Our current understanding of OPA1 processing is that OPA1 is translated in the cytosol and subsequently imported into mitochondria, where it is processed by the mitochondrial processing peptidase, which cleaves off the amino-terminal import sequence after amino acid position 87 (NP_056375) [51]. These long OPA1L isoforms are anchored to mitochondrial inner membrane and can be further processed at protease cleavage site S1 at amino acid position 195 (NP_056375) in exon 5, which results in short OPA1S isoforms devoid of the amino-terminal transmembrane domain [51]. Decrease of mitochondrial membrane potential ΔΨm results in OPA1 processing by OMA1, which cleaves all splice-forms of OPA1L at S1 in a ΔΨm-dependent manner [53, 54]. OPA1 splice-forms 4, 6, 7, and 8 include exon 5b, which contains an additional protease cleavage site S2 at around amino acid positions 217–223 (NP_570849) [39, 51]. The mitochondrial i-AAA protease YME1L is necessary for proteolytic cleavage of OPA1L at S2 [39, 50], and therefore generates OPA1S only from a subset of OPA1L isoforms, which allows adjustment of mitochondrial fusion (i.e. the ratio between OPA1L and OPA1S) by gene regulation as well as protein processing [11]. Knock-out of the mitochondrial inner membrane protein prohibitin by targeted deletion of the Phb2 gene leads to mitochondrial fragmentation and abnormal cristae structure. This involves ΔΨm–independent processing of OPA1L to OPA1S and can be rescued by expression of non-cleavable OPA1L [56]. OPA1 is involved in mitochondrial fusion and cristae remodeling [45]. Mitochondrial fusion and cristae remodeling are functionally distinct from each other and the later correlates with apoptotic cytochrome C release, which can be rescued by OPA1 overexpression [46]. Initially, PARL was suggested to be involved in OPA1L processing, cristae remodeling and subsequent cytochrome C release [52]. However, rhomboid proteases are not required for OPA1 processing [57] concealing the role of PARL in apoptosis (reviewed in [58]). Also the exact timing of cristae remodeling and cytochrome C release is still under debate (see [59] and references therein), as is the link between OPA1 and cristae junctions [46, 60, 61]. The only consent to date is that loss of OPA1 or inhibition of mitochondrial fusion by processing the entire pool of OPA1L and subsequent fragmentation of the mitochondrial network triggers cell death [39, 45, 50, 51, 53, 54, 56, 57].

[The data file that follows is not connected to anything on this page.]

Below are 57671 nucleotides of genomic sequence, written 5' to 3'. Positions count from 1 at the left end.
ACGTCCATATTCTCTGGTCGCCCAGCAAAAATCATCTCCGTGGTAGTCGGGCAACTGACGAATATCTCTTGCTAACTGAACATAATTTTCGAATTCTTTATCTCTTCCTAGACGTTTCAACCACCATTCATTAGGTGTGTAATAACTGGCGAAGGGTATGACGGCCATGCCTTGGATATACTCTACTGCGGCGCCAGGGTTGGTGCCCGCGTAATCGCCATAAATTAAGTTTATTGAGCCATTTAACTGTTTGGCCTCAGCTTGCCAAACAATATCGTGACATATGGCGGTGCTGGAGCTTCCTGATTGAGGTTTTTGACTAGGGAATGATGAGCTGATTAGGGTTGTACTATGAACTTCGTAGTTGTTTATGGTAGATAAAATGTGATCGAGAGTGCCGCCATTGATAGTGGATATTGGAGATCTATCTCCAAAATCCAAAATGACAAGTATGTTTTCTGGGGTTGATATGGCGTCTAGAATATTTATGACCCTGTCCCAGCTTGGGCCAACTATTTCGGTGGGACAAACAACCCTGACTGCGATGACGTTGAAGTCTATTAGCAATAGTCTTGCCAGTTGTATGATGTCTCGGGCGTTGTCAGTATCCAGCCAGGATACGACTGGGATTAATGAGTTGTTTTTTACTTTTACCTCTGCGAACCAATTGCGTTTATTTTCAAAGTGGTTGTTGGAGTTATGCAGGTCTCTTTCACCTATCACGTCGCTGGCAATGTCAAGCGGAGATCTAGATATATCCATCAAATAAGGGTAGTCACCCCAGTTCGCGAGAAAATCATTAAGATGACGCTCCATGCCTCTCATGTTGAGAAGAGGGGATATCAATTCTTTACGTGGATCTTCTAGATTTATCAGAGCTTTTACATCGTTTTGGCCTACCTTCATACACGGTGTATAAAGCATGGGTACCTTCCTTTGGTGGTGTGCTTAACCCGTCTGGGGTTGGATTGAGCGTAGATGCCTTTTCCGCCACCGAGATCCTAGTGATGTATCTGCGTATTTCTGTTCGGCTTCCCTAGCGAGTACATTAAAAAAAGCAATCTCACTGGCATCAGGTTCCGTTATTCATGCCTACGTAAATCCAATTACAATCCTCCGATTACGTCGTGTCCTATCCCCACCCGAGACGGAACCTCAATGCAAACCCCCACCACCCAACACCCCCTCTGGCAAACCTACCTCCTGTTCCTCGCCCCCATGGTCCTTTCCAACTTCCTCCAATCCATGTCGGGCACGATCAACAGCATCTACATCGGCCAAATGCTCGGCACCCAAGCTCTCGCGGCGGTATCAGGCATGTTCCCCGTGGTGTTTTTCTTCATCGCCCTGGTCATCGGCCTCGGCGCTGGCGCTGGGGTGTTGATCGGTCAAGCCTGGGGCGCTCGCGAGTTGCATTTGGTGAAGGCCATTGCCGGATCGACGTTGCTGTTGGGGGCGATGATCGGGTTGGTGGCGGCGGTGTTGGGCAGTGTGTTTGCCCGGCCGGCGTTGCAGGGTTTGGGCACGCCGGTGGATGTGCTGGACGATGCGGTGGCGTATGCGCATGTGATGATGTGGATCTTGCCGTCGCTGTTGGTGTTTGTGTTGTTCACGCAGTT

Mitochondrial quality control (MQC)

Mitochondria are vulnerable to damage of their proteins, lipids, and mtDNA caused by various stress factors and mitochondrial fusion allows for exchange of mtDNA [7] and mitochondrial content between organelles in order to attenuate or complement this damage [9]. In addition, mitochondrial fission and selective fusion is able to separate functional from dysfunctional mitochondria; single dysfunctional mitochondria are sorted out and degraded by mitochondrial autophagy (see Figure 1A). A study on pancreatic β cells has shown that mitochondrial fission generates uneven daughter units with respect to their membrane potential [8]. Mitochondria with reduced membrane potential are prevented from re-fusing to the mitochondrial network by different mechanisms [9]. One of these mechanisms is inhibition of mitochondrial fusion by ΔΨm-dependent proteolytic cleavage of OPA1L isoforms [8]. Single mitochondria that don’t fuse anymore are subsequently targeted to mitochondrial autophagy and in line with this Opa1 mutant mice show increased autophagy in the optic nerve [62]. Conversely, it has been shown that during starvation, mitochondria elongate and are spared from autophagy [5]. Targeting of mitochondria with reduced membrane potential to autophagosomes is accomplished by the PINK1/Parkin pathway, which is associated with familial Parkinsonism [63]. Together, these findings document that mitochondrial fusion, apart from its role in exchanging mtDNA and mitochondrial content, plays a fundamental role in maintenance of mitochondria.